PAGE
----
Q&A with Andrew Hillier of CiRBA - Page 2

By Andrew Hillier (Profile)
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Thursday, February 16th 2012
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In order to host cloud workloads in an efficient and low-risk way, the equivalent of a brain is needed. Like a human brain, it must aggregate and correlate information regarding the configuration and operation of the components in the system, in order to maintain a certain level of “situational awareness.” But this alone is not sufficient, as it provides visibility, but not action, and is reactive, not proactive. To safely, reliably and proactively manage cloud environments there are two equally critical inputs that are required:

  • Cloud management policies
  • Future capacity bookings

Cloud management policies are the rules, constraints and preferences that govern the relationship between capacity and the workloads that run on it. Future bookings allow an organization to attain a level of predictive analysis, which is essential to proactive management and automation.

VSM: What impact do policies have on management? Why are they so important?

AH: Cloud management policies are the rules, constraints and preferences that govern the relationship between capacity and the workloads that run on it. These policies are critical to cloud management and affect everything from utilization levels to resource overcommit, technical compatibilities and business rules. Interestingly, most of these considerations have existed for quite some time in IT environments, but there was less of a need to formalize them into a true policy until now. This is mainly because physical environments are not flexible enough to warrant it, and early virtual environments have targeted the “low hanging fruit,” typically at the departmental level, which tends to be comparatively simple to manage. But a cloud with no policy is not viable, as it by definition hosts disparate applications from different business groups, each having different performance, availability and security requirements. Throwing these together randomly is a recipe for failure and can lead to many performance, compliance and efficiency issues. Additionally, for companies that want to gain efficiency through automation, ensuring policies are in place is essential.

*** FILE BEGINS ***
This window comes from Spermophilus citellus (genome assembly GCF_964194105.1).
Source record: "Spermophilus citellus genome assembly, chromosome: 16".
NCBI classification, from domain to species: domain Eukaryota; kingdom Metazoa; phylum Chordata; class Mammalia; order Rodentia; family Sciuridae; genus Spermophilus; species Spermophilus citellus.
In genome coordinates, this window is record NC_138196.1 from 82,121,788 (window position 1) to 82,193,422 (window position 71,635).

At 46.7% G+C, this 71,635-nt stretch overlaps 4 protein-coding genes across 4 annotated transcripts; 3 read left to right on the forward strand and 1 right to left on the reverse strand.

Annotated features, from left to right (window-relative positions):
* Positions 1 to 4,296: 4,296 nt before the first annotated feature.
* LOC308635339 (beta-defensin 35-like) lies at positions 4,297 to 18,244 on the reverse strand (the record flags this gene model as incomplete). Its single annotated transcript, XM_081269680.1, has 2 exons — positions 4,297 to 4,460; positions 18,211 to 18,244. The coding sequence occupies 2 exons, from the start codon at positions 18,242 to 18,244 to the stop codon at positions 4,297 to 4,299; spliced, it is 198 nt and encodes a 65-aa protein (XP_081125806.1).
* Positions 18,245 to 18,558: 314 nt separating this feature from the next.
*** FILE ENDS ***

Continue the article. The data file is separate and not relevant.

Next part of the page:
VSM: Are these challenges unique to private clouds or do they also apply to other types of environments?

AH: All environments are governed by policies, either formally or informally. Service levels, regulatory requirements, and a variety of other elements all play a role in determining how much resources a workload gets and where it should be hosted. Before virtualization ruled the data center, you could make these placement and allocation decisions once and then re-examine them very infrequently – sometimes even just once a year. Virtualization and cloud models have accelerated decision making and increased the frequency, such that people now have to make these decisions on a weekly or even daily basis. This kind of responsiveness and speed of decision making means policy considerations need to be factored into the analytics that determine action. Clouds tend to be even more complex when infrastructure is shared across operating divisions or entire organizations, a case that is much less common in virtual environments, which still tend to operate in silos to reduce complexity.